BraveGentleman_Lara_20141114_0777-683x1024BraveGentleman_Lara_20141114_0599-683x1024

JK: Chickpea & Olive has a huge following. What is it like to maintain such a sought-after brand in New York City?
DS: It’s an honor. I go into work everyday and feel obligated to make each dish better than it was the day before. I don’t know if I’m always successful, but I always try. Maybe it’s a little salt on the bread, or the three layers of sauce on our phatty melt, or a little extra sear on the burger. I like to think that those little details get translated to our customers. They might not be able to put their finger on what made their sandwich “so good”, but they have to go tell their friends about it.

BraveGentleman_Lara_20141114_0659

JK: The mainstream culinary community seems to look down upon vegan cuisine, yet so many exciting things are happening with it. How do you account for this disconnect?
DS: Change always starts when the artists pick it up. Next, Alinea, Picholine, Gramercy Tavern, Del Posto, Per Se…. Every one of them has a vegan tasting menu. Jean George Vongerichten is opening a plant based restaurant. I see that the food culture is moving in that direction, but I’m still frustrated every time someone looks at our menu and sneers. But hey, the way I see it, the 6th mass extinction is already underway. Why grumble?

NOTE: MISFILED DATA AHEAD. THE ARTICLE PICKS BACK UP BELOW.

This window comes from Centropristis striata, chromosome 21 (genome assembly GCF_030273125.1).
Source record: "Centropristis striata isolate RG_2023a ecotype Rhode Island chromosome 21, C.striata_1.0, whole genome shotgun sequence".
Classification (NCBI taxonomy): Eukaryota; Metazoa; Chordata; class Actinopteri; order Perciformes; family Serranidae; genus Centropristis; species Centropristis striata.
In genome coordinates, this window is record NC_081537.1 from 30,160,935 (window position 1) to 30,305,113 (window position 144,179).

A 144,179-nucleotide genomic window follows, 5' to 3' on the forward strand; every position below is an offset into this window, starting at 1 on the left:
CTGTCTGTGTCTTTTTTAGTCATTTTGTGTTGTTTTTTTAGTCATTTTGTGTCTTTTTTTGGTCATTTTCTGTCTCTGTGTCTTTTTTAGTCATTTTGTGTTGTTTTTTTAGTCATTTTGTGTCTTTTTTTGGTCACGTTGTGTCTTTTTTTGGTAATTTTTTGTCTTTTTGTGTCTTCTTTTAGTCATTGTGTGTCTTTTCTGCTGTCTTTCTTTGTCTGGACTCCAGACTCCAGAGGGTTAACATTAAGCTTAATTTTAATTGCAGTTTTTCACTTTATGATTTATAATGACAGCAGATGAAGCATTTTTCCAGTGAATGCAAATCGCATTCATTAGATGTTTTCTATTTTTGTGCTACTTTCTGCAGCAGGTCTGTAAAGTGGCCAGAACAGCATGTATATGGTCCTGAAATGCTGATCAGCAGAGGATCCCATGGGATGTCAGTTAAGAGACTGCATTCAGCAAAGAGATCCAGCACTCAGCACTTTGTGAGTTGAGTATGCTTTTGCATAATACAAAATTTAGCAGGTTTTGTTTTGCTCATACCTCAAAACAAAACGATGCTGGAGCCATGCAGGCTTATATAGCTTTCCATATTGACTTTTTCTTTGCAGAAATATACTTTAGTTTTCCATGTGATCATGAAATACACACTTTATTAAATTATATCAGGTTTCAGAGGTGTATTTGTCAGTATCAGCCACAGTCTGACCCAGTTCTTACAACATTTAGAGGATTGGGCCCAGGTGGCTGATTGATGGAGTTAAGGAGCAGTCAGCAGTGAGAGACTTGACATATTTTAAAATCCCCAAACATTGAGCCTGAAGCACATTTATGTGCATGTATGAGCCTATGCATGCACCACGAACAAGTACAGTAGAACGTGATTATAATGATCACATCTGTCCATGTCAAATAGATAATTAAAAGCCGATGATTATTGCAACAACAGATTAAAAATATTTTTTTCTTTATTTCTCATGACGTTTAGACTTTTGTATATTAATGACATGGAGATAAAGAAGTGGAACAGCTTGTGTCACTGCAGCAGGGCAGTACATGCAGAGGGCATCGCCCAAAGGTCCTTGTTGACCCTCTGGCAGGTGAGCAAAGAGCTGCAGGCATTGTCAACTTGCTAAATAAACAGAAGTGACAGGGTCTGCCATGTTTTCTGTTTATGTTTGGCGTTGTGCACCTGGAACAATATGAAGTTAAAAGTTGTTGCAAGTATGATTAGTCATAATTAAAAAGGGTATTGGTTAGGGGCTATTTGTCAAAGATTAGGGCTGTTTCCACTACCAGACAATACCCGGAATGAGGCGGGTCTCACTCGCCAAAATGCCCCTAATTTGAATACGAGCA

BraveGentleman_Lara_20141114_0680

JK: Tell us about the food you made today.
DS: We have a buckwheat somen mazemen in miso-shiitake gravy, with pan roasted mushrooms, okra, bokchoy, snow peas, and grilled tempeh in a chili black bean marinade. For dessert we went Italian with a cashew zabaglione, and we used LÄRABAR for the crust.

Buckwheat Mazemen (family size)

BraveGentleman_Lara_20141114_0890

Broth:

  • 8 quarts water
  • 1 pound dry shiitake mushrooms or 2 pounds mushroom stems
  • 1/2c Shiro miso

Tempeh marinade:

  • 1/4c spicy black bean paste
  • 1/4c stir fry sauce
  • 2tbsp soy sauce
  • 2tbsp peanut oil

1/2lb each:

  • Okra, trimmed and split in half
  • bokchoy, cleaned and cut in cross-sections
  • snow peas
  • tempeh

1/4lb each:

  • oyster mushrooms, rough chopped
  • shiittake mushrooms, rough chopped

Aromatics:

  • 1 shallot, diced
  • 6 cloves garlic, diced
  • 1 inch ginger, diced

2lb soba noodles

  • Bring water to a simmer, and add the miso and the mushroom stems. Toast half of the chopped garlic, shallots, and ginger in a pan with a little oil until caramelized and add to the pot of water. Simmer for 1 hour.